Friday, May 27, 2011

No DIY this weekend...

Looks like most of the country will be spending this weekend in front of the TV with the curtains drawn. It's arguably the biggest weekend of sport ever scheduled, even if some of us wonder why people care so much about chavball, which as well as the Champions League final between Manchester Superinjuncted and Barcelona at Wembley has play-off finals.

In rugby, there is the Premiership final between Leicester and Saracens and the Magners League final between Munster and Leinster. And then on Sunday England play the Barbarians at Twickenham.

In cricket there is the Test match in Cardiff and the Indian Premier League final, in tennis the French Open (come on Andy), in golf the European Tour's flagship event at Wentworth (Luke Donald aiming to become world No 1) and in vroom-vrooms there is the Monaco Grand Prix. For those who like wheels but not engines, cycling's Giro d'Italia finishes in Milan on Sunday.

Meanwhile, I'm off to Munich in the morning for the final two days of the rowing World Cup regatta, where all of Britain's crews progressed from today's heats, most of them winning them. I'm tipping at least eight golds on Sunday from what is promising to be Britain's most successful Olympic sport in 2012. Trouble is that with all the other sport that is on, will I be given any space to write about it?

The 12-year-old girl who beat me and then the world

Last week, Claire Vigrass completed a career grand slam in the sport of real tennis, adding the world singles and doubles titles to the full house that she already holds in the British, French, US and Australian Opens. In terms of dominance, she is Britain's greatest sportswoman, albeit in a sport with a relatively small base.

I've taken an interest in the growth of Claire's career because seven years ago she and her sister gave me and my father an absolute spanking on the tennis court, beating us 6-0 in a doubles competition. She was 12 years old at the time.

I don't know if you are familiar with the noble sport of real tennis. It's the twisted mother of the version Andy Murray plays, only done indoors with sloping roofs that you can hit the ball along, jutting-out bits of wall that you can aim for a wicked ricochet off and netted windows into which you can win a point by striking the ball.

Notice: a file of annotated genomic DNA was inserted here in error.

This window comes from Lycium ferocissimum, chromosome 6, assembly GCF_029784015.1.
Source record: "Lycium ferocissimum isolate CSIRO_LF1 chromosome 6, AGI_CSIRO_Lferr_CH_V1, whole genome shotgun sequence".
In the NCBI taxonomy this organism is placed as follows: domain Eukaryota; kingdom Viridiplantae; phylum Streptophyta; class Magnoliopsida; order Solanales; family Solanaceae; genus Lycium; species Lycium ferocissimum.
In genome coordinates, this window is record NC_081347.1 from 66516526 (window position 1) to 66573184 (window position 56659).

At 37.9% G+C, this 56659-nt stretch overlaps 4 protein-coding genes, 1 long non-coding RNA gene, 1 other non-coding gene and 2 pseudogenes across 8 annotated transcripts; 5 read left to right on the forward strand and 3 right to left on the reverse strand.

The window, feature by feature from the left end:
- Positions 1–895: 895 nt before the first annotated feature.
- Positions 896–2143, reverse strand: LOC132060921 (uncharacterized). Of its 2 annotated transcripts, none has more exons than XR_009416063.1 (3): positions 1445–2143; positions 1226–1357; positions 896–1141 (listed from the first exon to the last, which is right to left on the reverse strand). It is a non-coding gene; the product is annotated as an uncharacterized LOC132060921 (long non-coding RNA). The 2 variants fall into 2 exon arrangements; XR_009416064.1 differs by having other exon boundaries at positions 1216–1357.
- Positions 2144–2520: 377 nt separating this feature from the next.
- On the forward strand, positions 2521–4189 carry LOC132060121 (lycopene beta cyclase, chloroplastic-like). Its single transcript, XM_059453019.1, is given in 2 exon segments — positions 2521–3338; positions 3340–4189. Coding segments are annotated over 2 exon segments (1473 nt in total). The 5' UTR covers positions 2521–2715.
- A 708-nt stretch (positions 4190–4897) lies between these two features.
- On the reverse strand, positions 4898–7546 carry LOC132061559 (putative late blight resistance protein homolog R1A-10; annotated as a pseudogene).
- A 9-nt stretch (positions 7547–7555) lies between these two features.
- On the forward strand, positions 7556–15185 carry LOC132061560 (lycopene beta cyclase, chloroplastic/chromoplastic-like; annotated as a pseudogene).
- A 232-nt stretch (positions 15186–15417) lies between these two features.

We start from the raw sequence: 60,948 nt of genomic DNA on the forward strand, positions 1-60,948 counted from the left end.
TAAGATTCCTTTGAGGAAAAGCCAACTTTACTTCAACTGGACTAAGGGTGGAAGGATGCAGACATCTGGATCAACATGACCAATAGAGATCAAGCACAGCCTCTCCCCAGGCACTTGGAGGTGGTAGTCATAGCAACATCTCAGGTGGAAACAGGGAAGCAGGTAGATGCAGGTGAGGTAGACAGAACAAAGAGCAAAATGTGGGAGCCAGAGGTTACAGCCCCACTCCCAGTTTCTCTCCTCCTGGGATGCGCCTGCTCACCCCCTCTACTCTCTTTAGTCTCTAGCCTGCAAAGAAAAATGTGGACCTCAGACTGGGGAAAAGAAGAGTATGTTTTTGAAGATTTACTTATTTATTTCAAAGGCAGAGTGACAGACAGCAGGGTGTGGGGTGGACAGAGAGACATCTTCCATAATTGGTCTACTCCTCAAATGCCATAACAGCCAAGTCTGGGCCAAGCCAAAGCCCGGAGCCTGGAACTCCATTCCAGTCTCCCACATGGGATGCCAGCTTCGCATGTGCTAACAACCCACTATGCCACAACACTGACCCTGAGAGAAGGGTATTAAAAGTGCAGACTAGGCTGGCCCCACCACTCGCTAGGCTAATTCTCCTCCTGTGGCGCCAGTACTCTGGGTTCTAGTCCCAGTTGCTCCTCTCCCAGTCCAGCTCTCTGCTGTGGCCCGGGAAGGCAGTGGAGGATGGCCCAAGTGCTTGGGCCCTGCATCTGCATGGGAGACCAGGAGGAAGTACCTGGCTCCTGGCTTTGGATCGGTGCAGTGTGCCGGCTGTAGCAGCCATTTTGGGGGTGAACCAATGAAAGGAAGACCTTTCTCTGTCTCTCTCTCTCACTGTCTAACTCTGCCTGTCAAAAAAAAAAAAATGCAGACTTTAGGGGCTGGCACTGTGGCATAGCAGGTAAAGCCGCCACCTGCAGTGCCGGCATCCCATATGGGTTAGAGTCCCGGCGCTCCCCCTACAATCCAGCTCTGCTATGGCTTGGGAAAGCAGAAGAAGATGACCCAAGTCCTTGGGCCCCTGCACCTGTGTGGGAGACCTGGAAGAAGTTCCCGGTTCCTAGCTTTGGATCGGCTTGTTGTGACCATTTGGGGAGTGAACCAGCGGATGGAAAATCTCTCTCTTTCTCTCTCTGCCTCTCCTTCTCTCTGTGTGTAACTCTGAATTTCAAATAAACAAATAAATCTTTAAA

It's like tennis if imagined by MC Escher. One theory goes that the reason for its bizarreness is because Henry VIII was a keen player and every time he lost a point he just claimed that there was a new rule that meant he had actually won. Only Calvinball is more bonkers.

Anyway, I've been playing this sport for about 15 years (once breaking into the top 1,000 in the world rankings no less) and when eight years ago I entered a doubles tournament with my father, a pretty nifty lawn tennis player in his day, we had some confidence.

Up against us in the first round were a 12-year-old girl and her sister. Mentally, we started making plans for round 2. Bad mistake, they played us off court. I'm not sure we even won a point, let alone a game.

To cap it all, these schoolgirls did not even smile. Every perfect return, every pin-point volley or winning serve was met with the same grim expression. Even when they got a lucky break, the ball clipping the net and flopping over, they did not acknowledge their fortune with a grin. It was ruthless, bloody, win-at-all-costs determination. Now I think of it, I don't think they dropped a set all tournament.

A couple of years ago, I met Claire again while she was training at Lord's. She has become a beautiful, charming woman, but as the results at the world championships show, where she won the final 6-1, 6-4, she clearly still retains that killer determination.

I just hope she has learnt to smile while winning. What is the point of doing sport if you don't enjoy it? Or is that the view of a loser?